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  25.  1
    Rob Denell & Teresa Shippy (2001). Comparative Insect Developmental Genetics: Phenotypes Without Mutants. Bioessays 23 (5):379-382.
  26. Gerianne M. Alexander, Laura B. Hawkins, Teresa Wilcox & Amy Hirshkowitz (2016). Infants Prefer Female Body Phenotypes; Infant Girls Prefer They Have an Hourglass Shape. Frontiers in Psychology 7.
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  27. Kosuke Asada & Shoji Itakura (2012). Social Phenotypes of Autism Spectrum Disorders and Williams Syndrome: Similarities and Differences. Frontiers in Psychology 3.
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  28. Valsamma Eapen & Raymond A. Clarke (2014). Autism Spectrum Disorders: From Genotypes to Phenotypes. Frontiers in Human Neuroscience 8.
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  29. Tager-Flusberg & Joseph (2004). Identifying Neurocognitive Phenotypes in Autism. In Uta Frith & Elisabeth Hill (eds.), Autism: Mind and Brain. OUP Oxford
     
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  30.  27
    Massimo Pigliucci (ed.) (2004). Phenotypic Integration: Studying the Ecology and Evolution of Complex Phenotypes. Oxford University Press.
    A new voice in the nature-nurture debate can be heard at the interface between evolution and development. Phenotypic integration is a major growth area in research.
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  31.  25
    Massimo Pigliucci & Katherine Preston (eds.) (2004). Phenotypic Integration: Studying the Ecology and Evolution of Complex Phenotypes. Oxford University Press.
    A new voice in the nature-nurture debate can be heard at the interface between evolution and development. Phenotypic integration is a major growth area in research.
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  32. Daniela Plesa Skwerer & Helen Tager-Flusberg (2013). Innovative Approaches to the Study of Social Phenotypes in Neurodevelopmental Disorders: An Introduction to the Research Topic. Frontiers in Psychology 4.
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  33. Michael S. C. Thomas & Annette Karmiloff-Smith (2003). Modeling Language Acquisition in Atypical Phenotypes. Psychological Review 110 (4):647-682.
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  34. W. H. Thorpe (1977). Which Future Animal Behavior Must Be Adapted. This Also Alters, as Waddington Shows, the Evolutionary Selection of Phenotypes and, Indirectly, the Genetic Factors That Prove Most Adaptive. Hence, the Many Purposes of Individual Events, If Not Some Encompassing Purpose, Do Constitute a Factor in Evolutionary Development. RESPONSE TO COBB'S COMMENTS. [REVIEW] In John B. Cobb & David Ray Griffin (eds.), Mind in Nature. University Press of America 35.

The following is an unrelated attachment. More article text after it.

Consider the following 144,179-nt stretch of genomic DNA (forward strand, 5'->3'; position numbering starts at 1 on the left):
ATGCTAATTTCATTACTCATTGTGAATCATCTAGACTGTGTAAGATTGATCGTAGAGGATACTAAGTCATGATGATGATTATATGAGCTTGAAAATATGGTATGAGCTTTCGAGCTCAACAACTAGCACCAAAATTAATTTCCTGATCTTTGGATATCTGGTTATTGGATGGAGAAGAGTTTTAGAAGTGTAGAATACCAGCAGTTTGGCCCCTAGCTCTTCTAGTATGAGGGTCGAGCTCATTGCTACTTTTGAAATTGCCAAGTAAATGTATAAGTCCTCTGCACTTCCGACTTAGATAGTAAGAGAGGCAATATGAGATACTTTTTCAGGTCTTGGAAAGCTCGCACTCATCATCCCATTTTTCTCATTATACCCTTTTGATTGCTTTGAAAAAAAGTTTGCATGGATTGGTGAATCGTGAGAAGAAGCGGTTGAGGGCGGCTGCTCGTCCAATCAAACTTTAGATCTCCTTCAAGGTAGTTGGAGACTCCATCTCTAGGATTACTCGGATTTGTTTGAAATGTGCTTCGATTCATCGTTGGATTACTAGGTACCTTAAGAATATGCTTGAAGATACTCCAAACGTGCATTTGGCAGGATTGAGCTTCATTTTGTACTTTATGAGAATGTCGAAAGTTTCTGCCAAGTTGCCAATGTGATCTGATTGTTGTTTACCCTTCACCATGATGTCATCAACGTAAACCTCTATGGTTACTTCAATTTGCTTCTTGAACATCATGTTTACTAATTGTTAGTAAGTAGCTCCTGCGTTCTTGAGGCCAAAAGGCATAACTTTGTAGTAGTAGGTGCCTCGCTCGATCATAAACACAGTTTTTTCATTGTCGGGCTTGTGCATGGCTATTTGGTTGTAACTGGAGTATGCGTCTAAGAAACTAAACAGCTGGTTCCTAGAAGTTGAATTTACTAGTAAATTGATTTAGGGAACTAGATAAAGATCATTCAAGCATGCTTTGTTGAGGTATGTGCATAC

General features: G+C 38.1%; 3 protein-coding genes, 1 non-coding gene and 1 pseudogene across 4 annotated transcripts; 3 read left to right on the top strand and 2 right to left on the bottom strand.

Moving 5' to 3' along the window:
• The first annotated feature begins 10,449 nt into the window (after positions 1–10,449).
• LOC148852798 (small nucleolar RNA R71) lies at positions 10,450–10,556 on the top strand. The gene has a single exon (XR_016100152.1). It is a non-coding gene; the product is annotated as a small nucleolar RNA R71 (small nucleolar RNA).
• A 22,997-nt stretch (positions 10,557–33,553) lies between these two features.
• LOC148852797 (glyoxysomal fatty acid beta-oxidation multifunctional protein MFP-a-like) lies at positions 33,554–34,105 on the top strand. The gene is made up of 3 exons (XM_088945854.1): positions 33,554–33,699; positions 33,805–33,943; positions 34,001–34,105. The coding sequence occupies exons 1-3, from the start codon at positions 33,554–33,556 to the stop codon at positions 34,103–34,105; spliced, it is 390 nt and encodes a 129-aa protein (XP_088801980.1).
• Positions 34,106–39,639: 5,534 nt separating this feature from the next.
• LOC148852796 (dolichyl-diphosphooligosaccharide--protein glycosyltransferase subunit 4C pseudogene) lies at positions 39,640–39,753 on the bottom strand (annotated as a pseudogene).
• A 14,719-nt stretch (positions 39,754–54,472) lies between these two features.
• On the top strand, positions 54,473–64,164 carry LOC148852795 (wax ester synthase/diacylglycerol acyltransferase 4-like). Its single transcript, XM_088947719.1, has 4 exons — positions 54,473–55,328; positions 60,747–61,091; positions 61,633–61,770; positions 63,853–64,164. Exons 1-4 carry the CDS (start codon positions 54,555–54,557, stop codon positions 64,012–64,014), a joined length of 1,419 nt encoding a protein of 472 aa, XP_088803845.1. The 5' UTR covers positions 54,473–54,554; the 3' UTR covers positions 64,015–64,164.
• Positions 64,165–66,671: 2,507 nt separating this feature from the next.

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  35. Pierre L. Van den Berghe (1989). Heritable Phenotypes and Ethnicity. Behavioral and Brain Sciences 12 (3):544.
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  36. Massimo Pigliucci (2008). What, If Anything, is an Evolutionary Novelty? Philosophy of Science 75 (5):887-898.
    The idea of phenotypic novelty appears throughout the evolutionary literature. Novelties have been defined so broadly as to make the term meaningless and so narrowly as to apply only to a limited number of spectacular structures. Here I examine some of the available definitions of phenotypic novelty and argue that the modern synthesis is ill equipped at explaining novelties. I then discuss three frameworks that may help biologists get a better insight of how novelties arise during evolution but warn that (...)
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  37.  7
    Werner Ceusters & Barry Smith (2010). Malaria Diagnosis and the Plasmodium Life Cycle: The BFO Perspective. In Interdisciplinary Ontology. Proceedings of the Third Interdisciplinary Ontology Meeting. Keio University Press
    Definitive diagnosis of malaria requires the demonstration through laboratory tests of the presence within the patient of malaria parasites or their components. Since malaria parasites can be present even in the absence of malaria manifestations, and since symptoms of malaria can be manifested even in the absence of malaria parasites, malaria diagnosis raises important issues for the adequate understanding of disease, etiology and diagnosis. One approach to the resolution of these issues adopts a realist view, according to which the needed (...)
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  38. Maarten Boudry & Massimo Pigliucci (2013). The Mismeasure of Machine: Synthetic Biology and the Trouble with Engineering Metaphors. Studies in History and Philosophy of Biological and Biomedical Sciences (4):660-668.